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GDS README template

This is a template to follow when you write a README for your GDS GitHub repository. Refer to the GDS Way guidance on writing READMEs for more information.

Title your README clearly

Give the user a clear sign they’re looking at the right thing. For example, GOV.UK webchat prototype not chatbot-v1.

Introduce the project

Use the start of your README to describe your project and what it does. Focus on what your project provides to users or other developers. You can also explain how your project links to other things.

For example:

whitehall is a Ruby on Rails app built on a MySQL database. It’s deployed in 2 modes: 
'admin' for publishers to create and manage content
'frontend' for rendering some content under https://www.gov.uk/government and https://www.gov.uk/world

Include any limitations up front so the user can evaluate whether the project meets all their needs. This includes any version information.

You can also add a table of contents to the start of your README to help users jump to the information they need.

Share examples

If applicable, consider adding screenshots or links to live examples of your project so users can see how other people use your project. The GOV.UK Rummager README provides a screenshot of the public search API using the project.

Explain any prerequisites

If applicable, list the items a user needs to be able to use your project, such as a certain version of a programming language. It can be useful to link to documentation on how to install these items. This could be under a heading such as Before you start.

If your project depends on other systems or projects, you should list these technical dependencies. For example:

- [alphagov/other-repo]() - provides some downstream service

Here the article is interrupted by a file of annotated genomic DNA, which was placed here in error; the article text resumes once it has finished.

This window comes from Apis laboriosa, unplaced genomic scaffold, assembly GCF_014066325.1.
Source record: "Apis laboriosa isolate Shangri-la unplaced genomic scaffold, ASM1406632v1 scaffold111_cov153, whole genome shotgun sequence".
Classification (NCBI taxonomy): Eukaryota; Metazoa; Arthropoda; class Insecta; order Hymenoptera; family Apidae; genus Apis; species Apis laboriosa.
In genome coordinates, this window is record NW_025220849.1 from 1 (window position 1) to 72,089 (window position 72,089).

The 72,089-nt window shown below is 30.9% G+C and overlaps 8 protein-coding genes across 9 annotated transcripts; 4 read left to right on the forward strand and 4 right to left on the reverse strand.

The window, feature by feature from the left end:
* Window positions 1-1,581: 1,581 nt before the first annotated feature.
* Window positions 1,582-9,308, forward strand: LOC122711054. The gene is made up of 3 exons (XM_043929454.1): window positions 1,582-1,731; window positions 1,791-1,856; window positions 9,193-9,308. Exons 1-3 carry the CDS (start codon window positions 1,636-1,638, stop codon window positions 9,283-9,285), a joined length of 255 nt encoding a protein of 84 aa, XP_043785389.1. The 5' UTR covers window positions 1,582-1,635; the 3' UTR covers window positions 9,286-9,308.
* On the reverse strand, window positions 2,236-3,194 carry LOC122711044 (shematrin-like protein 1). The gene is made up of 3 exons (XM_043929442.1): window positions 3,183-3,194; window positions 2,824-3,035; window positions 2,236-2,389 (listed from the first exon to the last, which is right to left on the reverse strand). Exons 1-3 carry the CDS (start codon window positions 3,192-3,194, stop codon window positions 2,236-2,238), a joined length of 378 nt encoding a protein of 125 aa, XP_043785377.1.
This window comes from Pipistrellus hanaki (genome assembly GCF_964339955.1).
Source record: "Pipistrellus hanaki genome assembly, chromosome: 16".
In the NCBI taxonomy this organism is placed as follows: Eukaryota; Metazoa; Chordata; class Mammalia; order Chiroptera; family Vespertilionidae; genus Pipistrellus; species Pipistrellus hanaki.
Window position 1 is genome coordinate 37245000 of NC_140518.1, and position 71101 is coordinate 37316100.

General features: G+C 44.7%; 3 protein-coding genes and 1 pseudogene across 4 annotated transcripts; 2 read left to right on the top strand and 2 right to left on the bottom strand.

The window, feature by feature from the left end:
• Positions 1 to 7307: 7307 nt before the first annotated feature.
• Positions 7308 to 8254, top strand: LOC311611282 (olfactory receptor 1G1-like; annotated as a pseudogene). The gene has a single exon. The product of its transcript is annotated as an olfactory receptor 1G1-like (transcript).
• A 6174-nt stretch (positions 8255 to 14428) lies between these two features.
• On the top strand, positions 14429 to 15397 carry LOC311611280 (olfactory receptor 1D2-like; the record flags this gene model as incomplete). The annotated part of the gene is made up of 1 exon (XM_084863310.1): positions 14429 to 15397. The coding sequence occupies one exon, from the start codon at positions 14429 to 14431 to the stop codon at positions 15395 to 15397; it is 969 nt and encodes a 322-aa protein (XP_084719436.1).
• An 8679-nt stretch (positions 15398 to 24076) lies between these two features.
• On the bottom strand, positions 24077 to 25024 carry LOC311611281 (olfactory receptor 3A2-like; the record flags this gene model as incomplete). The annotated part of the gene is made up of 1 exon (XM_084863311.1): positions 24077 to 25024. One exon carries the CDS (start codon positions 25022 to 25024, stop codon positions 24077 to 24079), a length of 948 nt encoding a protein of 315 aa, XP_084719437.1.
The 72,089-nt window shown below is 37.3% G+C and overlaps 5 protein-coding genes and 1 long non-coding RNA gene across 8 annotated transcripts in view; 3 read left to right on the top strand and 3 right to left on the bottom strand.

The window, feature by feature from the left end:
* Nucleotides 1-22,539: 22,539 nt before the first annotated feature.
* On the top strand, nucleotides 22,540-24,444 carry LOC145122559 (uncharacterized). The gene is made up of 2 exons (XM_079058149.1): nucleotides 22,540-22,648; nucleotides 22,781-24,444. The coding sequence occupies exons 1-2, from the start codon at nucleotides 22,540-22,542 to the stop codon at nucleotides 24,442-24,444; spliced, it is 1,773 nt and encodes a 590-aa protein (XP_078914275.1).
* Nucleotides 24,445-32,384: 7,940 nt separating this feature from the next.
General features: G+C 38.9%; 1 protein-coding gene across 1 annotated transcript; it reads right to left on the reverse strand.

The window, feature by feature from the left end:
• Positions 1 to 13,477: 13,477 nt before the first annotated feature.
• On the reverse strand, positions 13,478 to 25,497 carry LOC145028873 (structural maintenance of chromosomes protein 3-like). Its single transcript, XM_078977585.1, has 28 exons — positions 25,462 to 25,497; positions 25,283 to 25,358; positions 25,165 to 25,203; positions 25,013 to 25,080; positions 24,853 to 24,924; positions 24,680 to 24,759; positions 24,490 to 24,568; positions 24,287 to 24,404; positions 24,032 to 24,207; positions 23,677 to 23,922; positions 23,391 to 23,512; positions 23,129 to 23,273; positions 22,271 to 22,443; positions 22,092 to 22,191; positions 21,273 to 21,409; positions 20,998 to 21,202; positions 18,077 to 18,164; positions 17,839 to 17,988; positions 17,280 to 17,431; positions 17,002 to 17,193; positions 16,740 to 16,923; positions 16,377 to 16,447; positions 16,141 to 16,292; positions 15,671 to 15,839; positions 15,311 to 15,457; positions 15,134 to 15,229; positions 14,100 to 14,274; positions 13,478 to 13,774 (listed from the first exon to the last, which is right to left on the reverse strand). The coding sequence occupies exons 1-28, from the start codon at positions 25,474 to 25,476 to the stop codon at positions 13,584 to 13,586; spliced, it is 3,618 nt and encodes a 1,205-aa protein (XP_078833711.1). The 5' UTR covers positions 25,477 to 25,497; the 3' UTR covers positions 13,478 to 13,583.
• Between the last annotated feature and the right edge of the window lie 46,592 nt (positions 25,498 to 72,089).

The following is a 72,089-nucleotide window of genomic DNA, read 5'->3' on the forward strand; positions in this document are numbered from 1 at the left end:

- [redis]() - provides a backing service for work queues

Explain how to get started

Next tell the user how to get started with your project. This is often a numbered list on how to install the project and run it locally. List one action per step.

Follow each step with example code if possible as some users will want to copy and paste directly from your README.

For example:

1. Install middleman.

`gem install middleman`

These instructions should help your users get to “hello world” or be able to run the project locally. If you want to provide more advanced documentation, you could:

  • add a configuration section to help the user amend the project for their own use
  • speak to a technical writer about publishing separate documentation

Help users configure and deploy the project for their needs

If applicable, include a link to any editable project configuration files. You should do this shortly after the ‘getting started’ guidance. You could also:

  • list any environment variables available in a table
  • link to more detailed configuration documentation in a different file

Describe how to deploy the project if applicable.

Explain how to test the project

Add information on how users can check they can run the project successfully. For example, instructions for how to run a test suite.

This can be a useful place to list error messages and suggested fixes.

Share additional information

This is a good place to link to additional or related information if it’s available such as API documentation or a separate documentation website.

Show users where to get support

Let the user know where they can go for help using the project. This could be a support email address, community forum, or issue tracker attached to the repository.

Explain how users can contribute

Let users know they can contribute. Consider adding a contribution file (often named CONTRIBUTING.md) with more detail, or state how to contribute in the README. The GOV.UK Frontend repository has a shared contribution file explaining the:

  • style conventions that GOV.UK Frontend follows
  • alphagov practice for pull requests The GOV.UK Frontend repository also has a CODE_OF_CONDUCT.md file linking to expected communication and behaviour standards expected of alphagov contributors. All open repositories should link to this code of conduct.

You can also credit individual contributors or link to other repositories that inspired your project.

Link to the licence file(s)

All open repositories must have a copyright licence. Under a licence heading specify the license(s) you’re using and link to the licence file(s). There are 2 possible licenses to use.

Use the MIT License if your repository contains software code. This license also covers documentation in the repository about that code.

Use ©Crown copyright and the Open Government Licence (OGL) if documentation is displayed to users using the software code in your repository. An example of this is technical documentation.

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